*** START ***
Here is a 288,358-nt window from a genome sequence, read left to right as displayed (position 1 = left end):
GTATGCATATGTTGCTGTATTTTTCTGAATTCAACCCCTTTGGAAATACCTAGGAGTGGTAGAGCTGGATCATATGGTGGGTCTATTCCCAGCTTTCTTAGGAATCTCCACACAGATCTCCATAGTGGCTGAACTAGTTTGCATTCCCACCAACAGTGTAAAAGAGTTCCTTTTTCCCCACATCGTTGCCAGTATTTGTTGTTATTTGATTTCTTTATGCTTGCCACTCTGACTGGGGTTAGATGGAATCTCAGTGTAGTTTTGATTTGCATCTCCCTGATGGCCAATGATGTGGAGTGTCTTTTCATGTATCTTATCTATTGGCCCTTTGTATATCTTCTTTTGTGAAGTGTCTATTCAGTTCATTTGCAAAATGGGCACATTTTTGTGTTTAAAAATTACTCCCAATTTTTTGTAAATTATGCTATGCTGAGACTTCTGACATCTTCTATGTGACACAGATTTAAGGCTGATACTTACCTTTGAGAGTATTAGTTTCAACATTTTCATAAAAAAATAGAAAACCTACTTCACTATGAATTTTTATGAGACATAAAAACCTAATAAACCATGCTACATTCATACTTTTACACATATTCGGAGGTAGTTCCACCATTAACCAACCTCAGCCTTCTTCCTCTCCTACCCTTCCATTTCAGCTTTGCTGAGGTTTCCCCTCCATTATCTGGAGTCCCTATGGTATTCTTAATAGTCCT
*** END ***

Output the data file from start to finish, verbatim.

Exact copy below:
Here is a 288,358-nt window from a genome sequence, read left to right as displayed (position 1 = left end):
GTATGCATATGTTGCTGTATTTTTCTGAATTCAACCCCTTTGGAAATACCTAGGAGTGGTAGAGCTGGATCATATGGTGGGTCTATTCCCAGCTTTCTTAGGAATCTCCACACAGATCTCCATAGTGGCTGAACTAGTTTGCATTCCCACCAACAGTGTAAAAGAGTTCCTTTTTCCCCACATCGTTGCCAGTATTTGTTGTTATTTGATTTCTTTATGCTTGCCACTCTGACTGGGGTTAGATGGAATCTCAGTGTAGTTTTGATTTGCATCTCCCTGATGGCCAATGATGTGGAGTGTCTTTTCATGTATCTTATCTATTGGCCCTTTGTATATCTTCTTTTGTGAAGTGTCTATTCAGTTCATTTGCAAAATGGGCACATTTTTGTGTTTAAAAATTACTCCCAATTTTTTGTAAATTATGCTATGCTGAGACTTCTGACATCTTCTATGTGACACAGATTTAAGGCTGATACTTACCTTTGAGAGTATTAGTTTCAACATTTTCATAAAAAAATAGAAAACCTACTTCACTATGAATTTTTATGAGACATAAAAACCTAATAAACCATGCTACATTCATACTTTTACACATATTCGGAGGTAGTTCCACCATTAACCAACCTCAGCCTTCTTCCTCTCCTACCCTTCCATTTCAGCTTTGCTGAGGTTTCCCCTCCATTATCTGGAGTCCCTATGGTATTCTTAATAGTCCT